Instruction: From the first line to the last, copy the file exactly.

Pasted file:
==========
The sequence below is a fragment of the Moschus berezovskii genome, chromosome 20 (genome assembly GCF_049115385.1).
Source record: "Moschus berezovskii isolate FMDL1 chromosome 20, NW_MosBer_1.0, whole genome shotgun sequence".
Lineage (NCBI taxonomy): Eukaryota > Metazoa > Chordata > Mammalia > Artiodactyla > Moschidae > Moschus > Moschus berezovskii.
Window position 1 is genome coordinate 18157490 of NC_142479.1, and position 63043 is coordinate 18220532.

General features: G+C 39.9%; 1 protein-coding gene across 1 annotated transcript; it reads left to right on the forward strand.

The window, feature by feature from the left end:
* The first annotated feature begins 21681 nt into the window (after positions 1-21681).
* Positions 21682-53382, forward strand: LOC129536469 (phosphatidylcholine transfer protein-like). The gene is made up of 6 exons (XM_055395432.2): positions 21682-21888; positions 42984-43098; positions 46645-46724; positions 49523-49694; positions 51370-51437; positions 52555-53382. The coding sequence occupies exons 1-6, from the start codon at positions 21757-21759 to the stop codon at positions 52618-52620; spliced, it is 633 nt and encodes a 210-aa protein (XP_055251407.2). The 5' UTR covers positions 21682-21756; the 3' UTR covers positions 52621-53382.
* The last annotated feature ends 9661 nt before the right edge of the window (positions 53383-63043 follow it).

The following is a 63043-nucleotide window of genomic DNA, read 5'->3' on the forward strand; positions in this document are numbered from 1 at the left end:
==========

The sequence below is a fragment of the Moschus berezovskii genome, chromosome 20 (genome assembly GCF_049115385.1).
Source record: "Moschus berezovskii isolate FMDL1 chromosome 20, NW_MosBer_1.0, whole genome shotgun sequence".
Lineage (NCBI taxonomy): Eukaryota > Metazoa > Chordata > Mammalia > Artiodactyla > Moschidae > Moschus > Moschus berezovskii.
Window position 1 is genome coordinate 18157490 of NC_142479.1, and position 63043 is coordinate 18220532.

General features: G+C 39.9%; 1 protein-coding gene across 1 annotated transcript; it reads left to right on the forward strand.

The window, feature by feature from the left end:
* The first annotated feature begins 21681 nt into the window (after positions 1-21681).
* Positions 21682-53382, forward strand: LOC129536469 (phosphatidylcholine transfer protein-like). The gene is made up of 6 exons (XM_055395432.2): positions 21682-21888; positions 42984-43098; positions 46645-46724; positions 49523-49694; positions 51370-51437; positions 52555-53382. The coding sequence occupies exons 1-6, from the start codon at positions 21757-21759 to the stop codon at positions 52618-52620; spliced, it is 633 nt and encodes a 210-aa protein (XP_055251407.2). The 5' UTR covers positions 21682-21756; the 3' UTR covers positions 52621-53382.
* The last annotated feature ends 9661 nt before the right edge of the window (positions 53383-63043 follow it).

The following is a 63043-nucleotide window of genomic DNA, read 5'->3' on the forward strand; positions in this document are numbered from 1 at the left end: